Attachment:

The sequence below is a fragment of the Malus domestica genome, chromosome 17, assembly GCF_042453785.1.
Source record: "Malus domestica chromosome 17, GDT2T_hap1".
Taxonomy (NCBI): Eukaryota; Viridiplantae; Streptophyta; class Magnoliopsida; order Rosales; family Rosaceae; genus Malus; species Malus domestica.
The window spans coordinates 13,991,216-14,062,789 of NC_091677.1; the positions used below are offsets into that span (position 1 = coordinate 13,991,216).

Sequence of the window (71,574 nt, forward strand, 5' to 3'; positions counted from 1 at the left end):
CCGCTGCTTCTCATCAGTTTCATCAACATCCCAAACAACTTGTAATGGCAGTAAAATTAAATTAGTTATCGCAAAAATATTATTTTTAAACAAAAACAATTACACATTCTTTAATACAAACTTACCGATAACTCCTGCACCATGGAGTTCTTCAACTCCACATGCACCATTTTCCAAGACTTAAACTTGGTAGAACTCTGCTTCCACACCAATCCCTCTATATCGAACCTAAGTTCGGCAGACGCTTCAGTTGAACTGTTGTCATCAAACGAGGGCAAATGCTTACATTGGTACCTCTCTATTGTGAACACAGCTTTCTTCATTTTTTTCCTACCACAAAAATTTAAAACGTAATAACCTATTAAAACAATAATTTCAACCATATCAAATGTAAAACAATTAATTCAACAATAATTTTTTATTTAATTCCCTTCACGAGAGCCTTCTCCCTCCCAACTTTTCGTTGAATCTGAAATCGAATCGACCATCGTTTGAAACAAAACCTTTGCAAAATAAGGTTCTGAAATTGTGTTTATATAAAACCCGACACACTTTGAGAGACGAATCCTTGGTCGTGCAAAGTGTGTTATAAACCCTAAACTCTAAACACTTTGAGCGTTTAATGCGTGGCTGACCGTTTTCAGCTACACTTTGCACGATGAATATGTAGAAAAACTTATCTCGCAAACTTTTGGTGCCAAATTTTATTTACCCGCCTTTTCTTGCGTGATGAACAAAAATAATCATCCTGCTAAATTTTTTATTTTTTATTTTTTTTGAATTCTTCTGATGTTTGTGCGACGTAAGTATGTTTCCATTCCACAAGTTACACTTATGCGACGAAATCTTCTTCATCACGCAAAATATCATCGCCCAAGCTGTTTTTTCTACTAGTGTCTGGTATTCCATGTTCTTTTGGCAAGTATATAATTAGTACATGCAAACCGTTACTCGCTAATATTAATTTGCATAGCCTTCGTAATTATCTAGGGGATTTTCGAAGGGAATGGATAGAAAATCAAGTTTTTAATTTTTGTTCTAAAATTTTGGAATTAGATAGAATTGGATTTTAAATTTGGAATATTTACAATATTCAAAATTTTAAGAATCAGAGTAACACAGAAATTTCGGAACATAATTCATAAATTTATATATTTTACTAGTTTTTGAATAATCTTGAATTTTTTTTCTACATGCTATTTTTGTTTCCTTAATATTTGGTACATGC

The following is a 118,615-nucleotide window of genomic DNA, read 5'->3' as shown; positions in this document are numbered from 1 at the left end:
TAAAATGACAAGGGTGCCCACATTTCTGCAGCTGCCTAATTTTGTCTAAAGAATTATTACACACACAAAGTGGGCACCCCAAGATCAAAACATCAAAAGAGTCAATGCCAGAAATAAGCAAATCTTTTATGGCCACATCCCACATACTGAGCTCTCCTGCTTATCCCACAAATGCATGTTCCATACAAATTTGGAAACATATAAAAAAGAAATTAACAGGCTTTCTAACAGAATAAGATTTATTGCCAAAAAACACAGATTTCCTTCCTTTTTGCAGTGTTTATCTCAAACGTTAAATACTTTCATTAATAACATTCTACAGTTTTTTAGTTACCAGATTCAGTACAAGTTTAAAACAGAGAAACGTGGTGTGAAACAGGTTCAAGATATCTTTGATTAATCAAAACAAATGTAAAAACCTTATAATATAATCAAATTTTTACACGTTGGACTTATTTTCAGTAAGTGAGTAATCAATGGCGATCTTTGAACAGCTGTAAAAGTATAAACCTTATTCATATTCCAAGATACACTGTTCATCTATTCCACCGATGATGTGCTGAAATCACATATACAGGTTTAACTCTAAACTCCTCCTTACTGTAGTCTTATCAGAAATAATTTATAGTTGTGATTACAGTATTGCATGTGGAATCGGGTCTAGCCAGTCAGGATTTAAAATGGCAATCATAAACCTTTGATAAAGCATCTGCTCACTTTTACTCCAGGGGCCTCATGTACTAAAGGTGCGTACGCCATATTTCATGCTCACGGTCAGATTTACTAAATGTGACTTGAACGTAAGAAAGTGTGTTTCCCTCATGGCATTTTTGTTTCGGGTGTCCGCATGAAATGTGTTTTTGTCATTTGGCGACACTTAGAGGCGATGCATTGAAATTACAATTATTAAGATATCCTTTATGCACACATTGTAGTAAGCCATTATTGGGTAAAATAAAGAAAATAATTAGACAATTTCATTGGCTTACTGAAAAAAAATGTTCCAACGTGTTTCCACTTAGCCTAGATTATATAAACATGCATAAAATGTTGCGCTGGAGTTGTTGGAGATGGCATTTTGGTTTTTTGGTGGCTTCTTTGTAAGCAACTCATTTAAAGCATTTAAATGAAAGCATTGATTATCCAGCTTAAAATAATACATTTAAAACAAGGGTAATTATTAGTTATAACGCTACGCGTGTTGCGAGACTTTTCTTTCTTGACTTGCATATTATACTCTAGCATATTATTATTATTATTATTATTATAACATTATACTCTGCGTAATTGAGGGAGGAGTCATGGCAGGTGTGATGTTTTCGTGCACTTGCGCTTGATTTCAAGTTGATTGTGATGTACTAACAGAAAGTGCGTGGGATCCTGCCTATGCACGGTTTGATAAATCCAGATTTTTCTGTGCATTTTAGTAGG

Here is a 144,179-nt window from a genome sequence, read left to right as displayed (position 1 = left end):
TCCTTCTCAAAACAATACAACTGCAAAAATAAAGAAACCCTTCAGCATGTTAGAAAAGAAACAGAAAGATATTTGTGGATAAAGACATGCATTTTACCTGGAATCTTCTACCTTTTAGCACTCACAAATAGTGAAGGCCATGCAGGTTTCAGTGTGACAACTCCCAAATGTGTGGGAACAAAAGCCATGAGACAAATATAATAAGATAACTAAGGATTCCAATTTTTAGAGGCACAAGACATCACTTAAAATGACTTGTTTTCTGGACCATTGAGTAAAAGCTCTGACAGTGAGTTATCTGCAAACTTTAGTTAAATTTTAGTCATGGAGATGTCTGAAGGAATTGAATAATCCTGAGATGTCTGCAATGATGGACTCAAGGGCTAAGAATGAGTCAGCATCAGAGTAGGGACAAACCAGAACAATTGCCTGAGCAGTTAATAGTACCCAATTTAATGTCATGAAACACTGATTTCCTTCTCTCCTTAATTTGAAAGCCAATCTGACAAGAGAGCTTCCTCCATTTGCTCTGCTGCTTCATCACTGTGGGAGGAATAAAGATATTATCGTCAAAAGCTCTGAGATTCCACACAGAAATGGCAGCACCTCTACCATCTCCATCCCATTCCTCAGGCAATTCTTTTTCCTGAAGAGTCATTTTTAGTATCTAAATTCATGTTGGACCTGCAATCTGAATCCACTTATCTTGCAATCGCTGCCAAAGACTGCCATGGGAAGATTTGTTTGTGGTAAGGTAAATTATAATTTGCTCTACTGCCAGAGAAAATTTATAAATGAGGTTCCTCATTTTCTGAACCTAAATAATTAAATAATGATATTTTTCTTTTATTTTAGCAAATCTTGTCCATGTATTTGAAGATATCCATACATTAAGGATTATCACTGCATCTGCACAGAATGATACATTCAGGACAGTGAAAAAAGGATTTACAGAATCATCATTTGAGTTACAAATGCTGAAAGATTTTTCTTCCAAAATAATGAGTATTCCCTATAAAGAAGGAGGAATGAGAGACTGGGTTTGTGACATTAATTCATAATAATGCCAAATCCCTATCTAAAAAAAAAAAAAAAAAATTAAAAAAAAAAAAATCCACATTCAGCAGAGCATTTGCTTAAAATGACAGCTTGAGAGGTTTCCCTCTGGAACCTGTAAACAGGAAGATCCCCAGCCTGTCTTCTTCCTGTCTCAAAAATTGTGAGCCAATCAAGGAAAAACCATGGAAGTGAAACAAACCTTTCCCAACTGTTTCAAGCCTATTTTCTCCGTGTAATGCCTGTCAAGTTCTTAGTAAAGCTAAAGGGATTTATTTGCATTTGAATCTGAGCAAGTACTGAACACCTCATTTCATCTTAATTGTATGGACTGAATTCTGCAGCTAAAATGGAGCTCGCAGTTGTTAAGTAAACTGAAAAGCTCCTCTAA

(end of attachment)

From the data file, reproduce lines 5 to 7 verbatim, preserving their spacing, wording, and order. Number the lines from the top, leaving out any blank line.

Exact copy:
Sequence of the window (71,574 nt, forward strand, 5' to 3'; positions counted from 1 at the left end):
CCGCTGCTTCTCATCAGTTTCATCAACATCCCAAACAACTTGTAATGGCAGTAAAATTAAATTAGTTATCGCAAAAATATTATTTTTAAACAAAAACAATTACACATTCTTTAATACAAACTTACCGATAACTCCTGCACCATGGAGTTCTTCAACTCCACATGCACCATTTTCCAAGACTTAAACTTGGTAGAACTCTGCTTCCACACCAATCCCTCTATATCGAACCTAAGTTCGGCAGACGCTTCAGTTGAACTGTTGTCATCAAACGAGGGCAAATGCTTACATTGGTACCTCTCTATTGTGAACACAGCTTTCTTCATTTTTTTCCTACCACAAAAATTTAAAACGTAATAACCTATTAAAACAATAATTTCAACCATATCAAATGTAAAACAATTAATTCAACAATAATTTTTTATTTAATTCCCTTCACGAGAGCCTTCTCCCTCCCAACTTTTCGTTGAATCTGAAATCGAATCGACCATCGTTTGAAACAAAACCTTTGCAAAATAAGGTTCTGAAATTGTGTTTATATAAAACCCGACACACTTTGAGAGACGAATCCTTGGTCGTGCAAAGTGTGTTATAAACCCTAAACTCTAAACACTTTGAGCGTTTAATGCGTGGCTGACCGTTTTCAGCTACACTTTGCACGATGAATATGTAGAAAAACTTATCTCGCAAACTTTTGGTGCCAAATTTTATTTACCCGCCTTTTCTTGCGTGATGAACAAAAATAATCATCCTGCTAAATTTTTTATTTTTTATTTTTTTTGAATTCTTCTGATGTTTGTGCGACGTAAGTATGTTTCCATTCCACAAGTTACACTTATGCGACGAAATCTTCTTCATCACGCAAAATATCATCGCCCAAGCTGTTTTTTCTACTAGTGTCTGGTATTCCATGTTCTTTTGGCAAGTATATAATTAGTACATGCAAACCGTTACTCGCTAATATTAATTTGCATAGCCTTCGTAATTATCTAGGGGATTTTCGAAGGGAATGGATAGAAAATCAAGTTTTTAATTTTTGTTCTAAAATTTTGGAATTAGATAGAATTGGATTTTAAATTTGGAATATTTACAATATTCAAAATTTTAAGAATCAGAGTAACACAGAAATTTCGGAACATAATTCATAAATTTATATATTTTACTAGTTTTTGAATAATCTTGAATTTTTTTTCTACATGCTATTTTTGTTTCCTTAATATTTGGTACATGC

The following is a 118,615-nucleotide window of genomic DNA, read 5'->3' as shown; positions in this document are numbered from 1 at the left end: